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Itanapraced Overview


Itanapraced’s novel mechanism of action (via the AICD/FoxO3a axis), was recently acknowledged by the Expert Advisory Panel of the World Health Organization, charged with selecting the International Non-Proprietary Name.

Itanapraced represents the first (and thus far only) member of a novel class of pharmacological agents which binds to AICD, with implications for the treatment of several neuroinflammatory and neurodegenerative conditions.   In collaboration with the University of Heidelberg using a combination of crystallographic and NMR techniques, CereSpir recently identified itanapraced’s binding site within AICD. The effect of itanapraced binding to AICD has also been elucidated, namely, to prevent AICD from translocating to the nucleus, and thus, diminishing its ability to modulate the expression of several genes. AICD interacts with FoxO3a, a critically important protein which is produced by one of the very few genes strongly associated with human longevity.  A key function of FoxO3a in neurons is as part of the cell’s response to oxidative stress where low levels of stress are counterbalanced by FoxO3a’s ability to switch on the production of antioxidant enzymes at the nuclear transcriptional level.  However, under conditions of acute or chronic oxidative stress, the initially beneficial effects of FoxO3a are lost when it translocates to the nucleus in association with AICD to co-promote expression of the pro-apoptotic factor Bim leading to cell death.  The AICD-FoxO3a axis has also been shown to regulate an important gene called PTEN-induced putative kinase 1 (PINK1) regulating mitochondrial function. When this pathway is dysregulated, it causes the breakdown of mitochondria leading to even more damage from oxidative stress.  Additionally, the AICD-FoxO3a interaction may serve to amplify the effects of AICD across multiple pathways such as repair mechanisms, metabolism, autophagy, the immune system and apoptosis.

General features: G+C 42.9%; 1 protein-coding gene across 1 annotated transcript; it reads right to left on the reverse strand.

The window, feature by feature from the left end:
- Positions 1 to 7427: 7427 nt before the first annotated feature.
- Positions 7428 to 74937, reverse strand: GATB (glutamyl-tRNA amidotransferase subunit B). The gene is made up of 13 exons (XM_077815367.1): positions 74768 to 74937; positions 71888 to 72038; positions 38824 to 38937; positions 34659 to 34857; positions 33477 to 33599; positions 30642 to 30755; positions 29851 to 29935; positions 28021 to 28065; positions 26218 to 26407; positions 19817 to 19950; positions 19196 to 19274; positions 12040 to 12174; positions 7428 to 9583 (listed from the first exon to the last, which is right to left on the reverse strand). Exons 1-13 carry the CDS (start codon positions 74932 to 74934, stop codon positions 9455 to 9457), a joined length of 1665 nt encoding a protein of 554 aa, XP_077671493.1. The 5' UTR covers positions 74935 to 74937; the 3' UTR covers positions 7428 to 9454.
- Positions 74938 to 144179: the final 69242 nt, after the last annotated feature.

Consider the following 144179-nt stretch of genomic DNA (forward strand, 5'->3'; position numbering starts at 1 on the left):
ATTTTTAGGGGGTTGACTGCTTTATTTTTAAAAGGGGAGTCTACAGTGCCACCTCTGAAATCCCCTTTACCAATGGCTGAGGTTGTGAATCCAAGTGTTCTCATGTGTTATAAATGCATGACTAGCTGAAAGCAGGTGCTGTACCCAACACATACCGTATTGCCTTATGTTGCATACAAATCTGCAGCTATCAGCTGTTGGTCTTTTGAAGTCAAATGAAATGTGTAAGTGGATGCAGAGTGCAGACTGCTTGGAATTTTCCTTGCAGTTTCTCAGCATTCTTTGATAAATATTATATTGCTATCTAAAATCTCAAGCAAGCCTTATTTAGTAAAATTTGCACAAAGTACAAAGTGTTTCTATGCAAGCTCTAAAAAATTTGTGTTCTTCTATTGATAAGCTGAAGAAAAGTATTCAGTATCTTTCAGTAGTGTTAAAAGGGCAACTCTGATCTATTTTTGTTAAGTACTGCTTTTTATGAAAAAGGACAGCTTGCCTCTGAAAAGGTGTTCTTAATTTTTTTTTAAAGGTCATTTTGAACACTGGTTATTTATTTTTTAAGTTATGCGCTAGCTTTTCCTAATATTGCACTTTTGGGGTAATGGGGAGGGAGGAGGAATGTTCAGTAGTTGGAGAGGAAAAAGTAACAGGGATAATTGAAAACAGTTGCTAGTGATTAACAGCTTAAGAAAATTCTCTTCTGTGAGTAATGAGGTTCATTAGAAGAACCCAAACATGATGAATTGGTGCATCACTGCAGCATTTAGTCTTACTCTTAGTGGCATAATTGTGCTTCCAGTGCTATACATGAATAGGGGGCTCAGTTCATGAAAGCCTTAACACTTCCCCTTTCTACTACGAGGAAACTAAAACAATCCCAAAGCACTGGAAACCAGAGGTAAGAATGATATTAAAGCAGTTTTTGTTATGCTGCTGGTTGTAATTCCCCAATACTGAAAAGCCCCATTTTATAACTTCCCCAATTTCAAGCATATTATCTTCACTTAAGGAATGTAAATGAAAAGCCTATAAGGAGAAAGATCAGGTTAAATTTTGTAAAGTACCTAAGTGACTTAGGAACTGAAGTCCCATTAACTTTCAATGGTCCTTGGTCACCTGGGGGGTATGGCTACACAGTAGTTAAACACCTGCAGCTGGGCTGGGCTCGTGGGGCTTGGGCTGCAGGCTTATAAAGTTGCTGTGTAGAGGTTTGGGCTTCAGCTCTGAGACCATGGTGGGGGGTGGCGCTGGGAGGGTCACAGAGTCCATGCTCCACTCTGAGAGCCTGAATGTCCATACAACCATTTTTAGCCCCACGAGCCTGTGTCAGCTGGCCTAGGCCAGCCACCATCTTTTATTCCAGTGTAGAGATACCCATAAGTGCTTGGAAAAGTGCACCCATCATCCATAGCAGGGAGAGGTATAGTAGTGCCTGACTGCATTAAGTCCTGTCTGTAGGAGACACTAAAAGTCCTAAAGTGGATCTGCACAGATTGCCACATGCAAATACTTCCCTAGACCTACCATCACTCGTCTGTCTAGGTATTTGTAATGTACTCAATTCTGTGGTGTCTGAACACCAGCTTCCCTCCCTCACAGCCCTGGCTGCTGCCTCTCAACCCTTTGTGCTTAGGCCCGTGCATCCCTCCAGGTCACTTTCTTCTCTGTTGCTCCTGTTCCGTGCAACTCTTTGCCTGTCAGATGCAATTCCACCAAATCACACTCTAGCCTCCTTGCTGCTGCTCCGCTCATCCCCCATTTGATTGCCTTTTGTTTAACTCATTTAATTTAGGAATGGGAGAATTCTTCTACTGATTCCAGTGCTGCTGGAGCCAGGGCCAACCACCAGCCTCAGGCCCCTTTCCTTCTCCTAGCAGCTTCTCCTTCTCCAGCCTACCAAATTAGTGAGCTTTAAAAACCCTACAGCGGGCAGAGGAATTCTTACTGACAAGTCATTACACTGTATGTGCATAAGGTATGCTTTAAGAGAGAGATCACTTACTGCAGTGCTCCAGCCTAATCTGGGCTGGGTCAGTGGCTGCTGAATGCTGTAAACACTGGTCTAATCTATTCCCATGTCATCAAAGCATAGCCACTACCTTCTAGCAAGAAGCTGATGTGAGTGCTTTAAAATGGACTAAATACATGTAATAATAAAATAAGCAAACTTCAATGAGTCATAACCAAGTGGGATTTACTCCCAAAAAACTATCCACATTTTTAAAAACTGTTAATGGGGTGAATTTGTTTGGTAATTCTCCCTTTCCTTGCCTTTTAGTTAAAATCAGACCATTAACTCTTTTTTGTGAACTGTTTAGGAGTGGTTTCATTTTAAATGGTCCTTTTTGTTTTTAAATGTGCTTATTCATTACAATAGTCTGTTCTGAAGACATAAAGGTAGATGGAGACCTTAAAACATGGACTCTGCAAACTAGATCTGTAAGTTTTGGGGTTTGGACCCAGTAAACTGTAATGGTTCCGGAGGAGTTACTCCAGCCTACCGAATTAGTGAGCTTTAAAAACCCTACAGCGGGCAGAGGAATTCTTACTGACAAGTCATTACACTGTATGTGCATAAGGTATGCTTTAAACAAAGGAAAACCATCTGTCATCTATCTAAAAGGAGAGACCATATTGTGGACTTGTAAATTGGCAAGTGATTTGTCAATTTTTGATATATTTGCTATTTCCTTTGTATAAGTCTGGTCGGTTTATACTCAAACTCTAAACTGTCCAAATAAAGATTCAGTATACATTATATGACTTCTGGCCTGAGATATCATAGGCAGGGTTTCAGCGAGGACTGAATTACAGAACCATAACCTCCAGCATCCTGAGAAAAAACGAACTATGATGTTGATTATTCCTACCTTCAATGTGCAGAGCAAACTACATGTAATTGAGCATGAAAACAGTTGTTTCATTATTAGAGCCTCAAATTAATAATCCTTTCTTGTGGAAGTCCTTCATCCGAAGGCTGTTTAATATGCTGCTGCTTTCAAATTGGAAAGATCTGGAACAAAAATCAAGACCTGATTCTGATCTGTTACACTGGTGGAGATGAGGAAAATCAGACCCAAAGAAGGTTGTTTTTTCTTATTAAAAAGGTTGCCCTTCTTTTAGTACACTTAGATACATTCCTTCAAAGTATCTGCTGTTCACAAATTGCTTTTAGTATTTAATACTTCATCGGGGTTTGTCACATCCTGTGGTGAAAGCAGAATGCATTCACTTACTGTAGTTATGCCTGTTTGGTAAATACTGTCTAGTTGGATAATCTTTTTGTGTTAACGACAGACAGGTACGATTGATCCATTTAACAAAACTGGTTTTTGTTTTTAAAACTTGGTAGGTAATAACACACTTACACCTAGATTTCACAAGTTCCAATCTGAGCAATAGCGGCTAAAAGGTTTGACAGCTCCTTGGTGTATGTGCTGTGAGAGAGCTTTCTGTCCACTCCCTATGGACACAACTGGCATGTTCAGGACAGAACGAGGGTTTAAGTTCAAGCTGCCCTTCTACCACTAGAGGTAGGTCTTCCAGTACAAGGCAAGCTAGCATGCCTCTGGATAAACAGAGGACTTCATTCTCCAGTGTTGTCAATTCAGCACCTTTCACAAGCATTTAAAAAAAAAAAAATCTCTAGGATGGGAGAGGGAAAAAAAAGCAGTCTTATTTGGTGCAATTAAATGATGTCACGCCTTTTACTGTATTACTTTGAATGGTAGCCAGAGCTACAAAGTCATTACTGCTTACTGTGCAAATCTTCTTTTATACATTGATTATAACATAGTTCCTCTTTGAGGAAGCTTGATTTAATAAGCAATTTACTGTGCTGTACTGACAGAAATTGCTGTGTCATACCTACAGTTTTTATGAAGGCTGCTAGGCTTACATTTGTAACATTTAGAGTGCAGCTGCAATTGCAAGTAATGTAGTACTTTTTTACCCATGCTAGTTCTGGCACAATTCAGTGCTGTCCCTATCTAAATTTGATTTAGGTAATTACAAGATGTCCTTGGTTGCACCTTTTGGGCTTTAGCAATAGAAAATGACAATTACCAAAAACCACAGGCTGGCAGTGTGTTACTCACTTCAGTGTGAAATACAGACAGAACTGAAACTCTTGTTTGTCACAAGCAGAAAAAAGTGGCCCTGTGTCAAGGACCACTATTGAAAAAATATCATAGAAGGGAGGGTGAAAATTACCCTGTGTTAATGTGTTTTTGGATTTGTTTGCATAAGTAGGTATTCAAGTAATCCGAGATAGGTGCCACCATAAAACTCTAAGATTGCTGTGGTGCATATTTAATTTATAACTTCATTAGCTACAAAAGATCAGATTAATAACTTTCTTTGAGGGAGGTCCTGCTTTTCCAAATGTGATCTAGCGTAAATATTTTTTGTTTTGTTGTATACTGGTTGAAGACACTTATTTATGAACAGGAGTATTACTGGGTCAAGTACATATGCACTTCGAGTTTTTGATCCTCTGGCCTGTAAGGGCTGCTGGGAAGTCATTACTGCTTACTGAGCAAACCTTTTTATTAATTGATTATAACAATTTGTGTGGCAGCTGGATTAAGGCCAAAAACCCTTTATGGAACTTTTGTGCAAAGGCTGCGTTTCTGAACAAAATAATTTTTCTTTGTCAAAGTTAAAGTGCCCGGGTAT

Itanapraced for the treatment of PD

An important signal promoting translocation of AICD to the nucleus is the phosphorylation of a particular amino acid (Thr-668) contained within its structure. Various protein kinases have been shown to be able to phosphorylate at this position, especially kinases active under conditions of oxidative stress such c-jun N-terminal kinases (JNK) and leucine-repeat-rich kinase-2 (LRRK2) which is believed to play a central role in PD where it is either aberrantly expressed or its activity modified as in the rare gain-of-function LRRK2 mutants. Importantly LRRK2-mediated phosphorylation of Thr-668 has been shown to promote AICD nuclear activity and neurotoxicity in Parkinson’s disease suggesting that an inhibitor of AICD could prevent the loss of dopaminergic neurons and thus slow down or arrest the development of the disease. CereSpir is collaborating with a preeminent group of academic investigators led by Professor Eng King Tan ( to test itanapraced in preclinical models of PD for its ability to prevent neuronal death. Preliminary beneficial effects of the compound have been observed.  CereSpir anticipates initiating phase 2 trials in PD patients in 2019.

Itanapraced for the prevention or treatment of ai-TBI

Both APP and FoxO3a are rapidly upregulated in neurons and glial cells after TBI. Initially, thought to be neuroprotective through the release of the neurotrophic fragment of APP (known as sAPPα) and by induction of anti-oxidant enzymes by FoxO3a, the intensity of oxidative stress from a severe TBI, can conversely, promote neuroinflammation and cell death suggesting that an inhibitor of AICD could be beneficial in treating such patients and prevent the development/progression of ARDS-TBI.   A recent study published in the journal Cellular Physiology and Biochemistry in December 2017, provided compelling data showing the ability of itanapraced to attenuate both neurotrauma and acute lung injury in vivo in a preclinical model of TBI. These striking ameliorative effects of itanapraced could be attributed, in significant part, to its effects on preventing the accumulation of hypertrophic microglia.  CereSpir anticipates starting Phase 2 trials in 2019.